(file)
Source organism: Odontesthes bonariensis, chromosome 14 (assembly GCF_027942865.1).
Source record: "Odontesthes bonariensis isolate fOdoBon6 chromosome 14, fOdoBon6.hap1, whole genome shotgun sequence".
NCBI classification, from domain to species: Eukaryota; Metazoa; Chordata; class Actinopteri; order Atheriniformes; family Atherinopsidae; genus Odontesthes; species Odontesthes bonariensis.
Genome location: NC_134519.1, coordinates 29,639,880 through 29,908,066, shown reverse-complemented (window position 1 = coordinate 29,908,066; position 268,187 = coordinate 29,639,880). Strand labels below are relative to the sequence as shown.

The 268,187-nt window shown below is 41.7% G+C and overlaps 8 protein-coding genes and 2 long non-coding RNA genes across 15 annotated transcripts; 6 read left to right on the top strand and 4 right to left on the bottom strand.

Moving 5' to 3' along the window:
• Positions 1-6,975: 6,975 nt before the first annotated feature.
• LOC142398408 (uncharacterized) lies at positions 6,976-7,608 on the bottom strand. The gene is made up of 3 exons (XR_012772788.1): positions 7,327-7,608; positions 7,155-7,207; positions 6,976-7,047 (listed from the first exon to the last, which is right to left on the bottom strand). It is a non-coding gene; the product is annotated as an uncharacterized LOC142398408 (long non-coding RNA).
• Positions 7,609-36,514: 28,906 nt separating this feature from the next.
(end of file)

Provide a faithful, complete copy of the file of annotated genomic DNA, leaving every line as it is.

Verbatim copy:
Source organism: Odontesthes bonariensis, chromosome 14 (assembly GCF_027942865.1).
Source record: "Odontesthes bonariensis isolate fOdoBon6 chromosome 14, fOdoBon6.hap1, whole genome shotgun sequence".
NCBI classification, from domain to species: Eukaryota; Metazoa; Chordata; class Actinopteri; order Atheriniformes; family Atherinopsidae; genus Odontesthes; species Odontesthes bonariensis.
Genome location: NC_134519.1, coordinates 29,639,880 through 29,908,066, shown reverse-complemented (window position 1 = coordinate 29,908,066; position 268,187 = coordinate 29,639,880). Strand labels below are relative to the sequence as shown.

The 268,187-nt window shown below is 41.7% G+C and overlaps 8 protein-coding genes and 2 long non-coding RNA genes across 15 annotated transcripts; 6 read left to right on the top strand and 4 right to left on the bottom strand.

Moving 5' to 3' along the window:
• Positions 1-6,975: 6,975 nt before the first annotated feature.
• LOC142398408 (uncharacterized) lies at positions 6,976-7,608 on the bottom strand. The gene is made up of 3 exons (XR_012772788.1): positions 7,327-7,608; positions 7,155-7,207; positions 6,976-7,047 (listed from the first exon to the last, which is right to left on the bottom strand). It is a non-coding gene; the product is annotated as an uncharacterized LOC142398408 (long non-coding RNA).
• Positions 7,609-36,514: 28,906 nt separating this feature from the next.